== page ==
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The Cadaver King and the Country Dentist

We have talked about the Brewer and Brooks case on many occasions – and a new book, written all about the two cases has just been published.

Written by lawyer Tucker Carrington and Journalist Radley Balko the book explores the actions of Stephen Hayne and Mike West – the prosecutor and forensic dentist involved in this, and countless other cases.  A review in Slate by Tim Requarth describes it as “an outrageous tale of scientific fraud. Its commentary on the court system is even more chilling.”

You can read excellent review here and find the book in hard back and kindle versions here.

There is no doubt that the story is compelling – but deeply worrying and speaks to a larger ill within the US judicial system.  While many ABFO members have stated that bitemarks are good science, and that West was an outlier, an oddity, the book describes how the legal framework of prosecutorial and judicial failure to correct forensic science means that the departure of West from the forensic scene does little to provide assurance that this disaster could not happen again.

The case clearly outlines the stark truth that wrongful convictions not only hurt those accused, and the victims, but also can cause harm to others as the real perpetrators are free to offend again – as in this case, with terrible consequences.  The protagonists therefore leave behind in their wake not only destroyed lives in jail – but innocent victims whose deaths could have been avoided by appropriate investigation, science and law.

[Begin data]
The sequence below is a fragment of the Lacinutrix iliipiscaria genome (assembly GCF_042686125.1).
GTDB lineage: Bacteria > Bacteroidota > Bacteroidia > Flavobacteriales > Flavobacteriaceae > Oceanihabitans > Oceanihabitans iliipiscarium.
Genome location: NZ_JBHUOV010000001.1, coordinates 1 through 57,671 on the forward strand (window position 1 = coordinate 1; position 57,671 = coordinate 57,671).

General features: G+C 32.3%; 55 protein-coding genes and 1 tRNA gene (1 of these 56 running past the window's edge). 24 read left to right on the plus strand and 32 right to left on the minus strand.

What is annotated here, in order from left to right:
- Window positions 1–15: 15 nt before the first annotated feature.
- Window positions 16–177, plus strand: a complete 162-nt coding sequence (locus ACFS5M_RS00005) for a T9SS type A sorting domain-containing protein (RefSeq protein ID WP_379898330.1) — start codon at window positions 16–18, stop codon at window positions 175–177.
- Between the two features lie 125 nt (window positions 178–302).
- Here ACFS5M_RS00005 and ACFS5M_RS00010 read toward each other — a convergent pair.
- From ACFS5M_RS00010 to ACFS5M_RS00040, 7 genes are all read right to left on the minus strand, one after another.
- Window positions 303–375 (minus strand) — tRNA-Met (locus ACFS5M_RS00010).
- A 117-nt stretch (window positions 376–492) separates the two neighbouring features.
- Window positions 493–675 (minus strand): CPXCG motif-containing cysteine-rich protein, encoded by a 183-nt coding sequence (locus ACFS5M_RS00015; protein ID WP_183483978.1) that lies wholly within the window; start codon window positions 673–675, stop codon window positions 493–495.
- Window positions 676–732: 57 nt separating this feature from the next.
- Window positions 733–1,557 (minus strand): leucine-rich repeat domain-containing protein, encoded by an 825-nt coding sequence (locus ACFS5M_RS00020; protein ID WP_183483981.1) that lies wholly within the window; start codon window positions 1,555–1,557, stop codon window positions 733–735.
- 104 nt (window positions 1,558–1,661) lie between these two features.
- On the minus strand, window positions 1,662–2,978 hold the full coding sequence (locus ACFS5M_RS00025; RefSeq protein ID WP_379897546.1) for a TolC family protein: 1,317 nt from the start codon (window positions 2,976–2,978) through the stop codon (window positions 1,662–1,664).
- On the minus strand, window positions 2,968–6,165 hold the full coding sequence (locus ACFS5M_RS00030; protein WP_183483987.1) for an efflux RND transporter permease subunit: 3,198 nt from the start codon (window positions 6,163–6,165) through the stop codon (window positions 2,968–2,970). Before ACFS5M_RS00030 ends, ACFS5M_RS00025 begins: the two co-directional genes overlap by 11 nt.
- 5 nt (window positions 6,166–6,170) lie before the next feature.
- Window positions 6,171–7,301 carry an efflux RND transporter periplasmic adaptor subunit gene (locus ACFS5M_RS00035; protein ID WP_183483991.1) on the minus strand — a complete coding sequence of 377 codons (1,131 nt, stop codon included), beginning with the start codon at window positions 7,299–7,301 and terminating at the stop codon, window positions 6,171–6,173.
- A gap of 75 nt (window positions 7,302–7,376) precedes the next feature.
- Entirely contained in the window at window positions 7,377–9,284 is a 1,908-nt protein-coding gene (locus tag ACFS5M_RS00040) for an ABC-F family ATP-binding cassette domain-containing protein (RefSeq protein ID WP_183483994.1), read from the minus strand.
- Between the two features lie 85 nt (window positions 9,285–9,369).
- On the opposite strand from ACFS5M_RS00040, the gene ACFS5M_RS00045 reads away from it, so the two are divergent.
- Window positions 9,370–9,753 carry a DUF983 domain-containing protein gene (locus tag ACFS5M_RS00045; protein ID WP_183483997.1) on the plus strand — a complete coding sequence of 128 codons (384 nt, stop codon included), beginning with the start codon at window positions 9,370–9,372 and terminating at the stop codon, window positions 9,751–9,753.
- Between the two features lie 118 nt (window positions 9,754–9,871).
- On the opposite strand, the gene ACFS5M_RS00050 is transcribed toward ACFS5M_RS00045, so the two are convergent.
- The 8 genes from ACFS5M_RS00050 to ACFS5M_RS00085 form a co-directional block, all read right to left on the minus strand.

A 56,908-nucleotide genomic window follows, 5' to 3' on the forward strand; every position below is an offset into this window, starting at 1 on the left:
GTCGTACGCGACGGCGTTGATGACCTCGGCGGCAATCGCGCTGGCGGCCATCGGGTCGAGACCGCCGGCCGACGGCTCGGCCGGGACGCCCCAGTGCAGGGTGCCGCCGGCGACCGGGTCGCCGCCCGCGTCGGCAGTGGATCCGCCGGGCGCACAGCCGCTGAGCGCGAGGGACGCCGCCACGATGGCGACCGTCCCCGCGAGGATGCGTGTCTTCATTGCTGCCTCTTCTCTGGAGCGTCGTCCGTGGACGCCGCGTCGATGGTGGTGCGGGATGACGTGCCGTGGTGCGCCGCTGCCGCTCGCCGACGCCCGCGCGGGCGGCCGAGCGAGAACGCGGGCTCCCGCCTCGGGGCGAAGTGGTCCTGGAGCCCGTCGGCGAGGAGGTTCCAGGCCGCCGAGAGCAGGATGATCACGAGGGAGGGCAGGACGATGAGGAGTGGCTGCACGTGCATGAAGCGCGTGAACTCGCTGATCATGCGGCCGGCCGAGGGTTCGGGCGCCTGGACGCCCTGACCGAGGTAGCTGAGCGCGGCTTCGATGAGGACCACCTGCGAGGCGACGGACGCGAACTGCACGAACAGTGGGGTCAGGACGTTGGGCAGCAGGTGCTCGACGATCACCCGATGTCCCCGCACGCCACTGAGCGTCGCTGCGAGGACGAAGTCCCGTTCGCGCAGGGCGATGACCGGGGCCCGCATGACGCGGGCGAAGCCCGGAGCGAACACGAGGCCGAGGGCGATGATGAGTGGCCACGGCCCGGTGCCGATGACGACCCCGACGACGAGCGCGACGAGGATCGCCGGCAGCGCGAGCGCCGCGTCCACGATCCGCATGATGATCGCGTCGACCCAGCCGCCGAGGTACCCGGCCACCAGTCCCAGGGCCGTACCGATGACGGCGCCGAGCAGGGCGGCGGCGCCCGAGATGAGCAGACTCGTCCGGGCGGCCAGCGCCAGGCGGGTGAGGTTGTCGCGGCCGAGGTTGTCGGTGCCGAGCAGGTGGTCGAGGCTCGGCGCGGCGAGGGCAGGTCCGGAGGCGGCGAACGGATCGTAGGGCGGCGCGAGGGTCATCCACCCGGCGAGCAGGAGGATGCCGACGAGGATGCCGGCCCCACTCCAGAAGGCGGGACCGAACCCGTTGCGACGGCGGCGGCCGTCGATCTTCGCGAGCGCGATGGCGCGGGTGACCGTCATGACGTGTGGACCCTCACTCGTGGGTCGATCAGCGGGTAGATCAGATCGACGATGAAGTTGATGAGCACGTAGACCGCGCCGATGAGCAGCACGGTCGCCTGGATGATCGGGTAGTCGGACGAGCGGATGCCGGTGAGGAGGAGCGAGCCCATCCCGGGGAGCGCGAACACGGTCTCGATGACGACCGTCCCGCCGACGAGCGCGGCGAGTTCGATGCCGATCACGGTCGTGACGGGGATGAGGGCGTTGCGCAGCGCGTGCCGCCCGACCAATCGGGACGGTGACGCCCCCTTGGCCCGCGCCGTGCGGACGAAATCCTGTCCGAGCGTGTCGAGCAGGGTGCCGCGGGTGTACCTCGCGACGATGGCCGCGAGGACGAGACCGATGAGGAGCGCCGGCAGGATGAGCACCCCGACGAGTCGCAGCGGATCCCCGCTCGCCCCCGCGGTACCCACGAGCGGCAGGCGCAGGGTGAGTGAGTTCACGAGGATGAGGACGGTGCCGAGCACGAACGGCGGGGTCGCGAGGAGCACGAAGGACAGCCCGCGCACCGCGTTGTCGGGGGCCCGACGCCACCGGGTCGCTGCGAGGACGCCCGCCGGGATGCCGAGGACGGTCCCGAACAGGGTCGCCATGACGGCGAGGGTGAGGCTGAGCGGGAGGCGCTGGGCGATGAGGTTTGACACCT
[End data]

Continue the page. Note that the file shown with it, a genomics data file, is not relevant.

These realities are often ignored by advocates for bitemarks, who concentrate on the “good” that the science can do – “we can save children’s lives”.  In this case bitemarks were at least partly responsible for a little girls death.  Those who stand up for such science, and argue its suitability in court, would do well to think about Christine Jackson.

About Odont1

Odont1 is a seasoned forensic dentist, researcher and educator with an interest in progressing the science of the discipline while retaining those elements that are evidence based and useful to the judicial system at any level.

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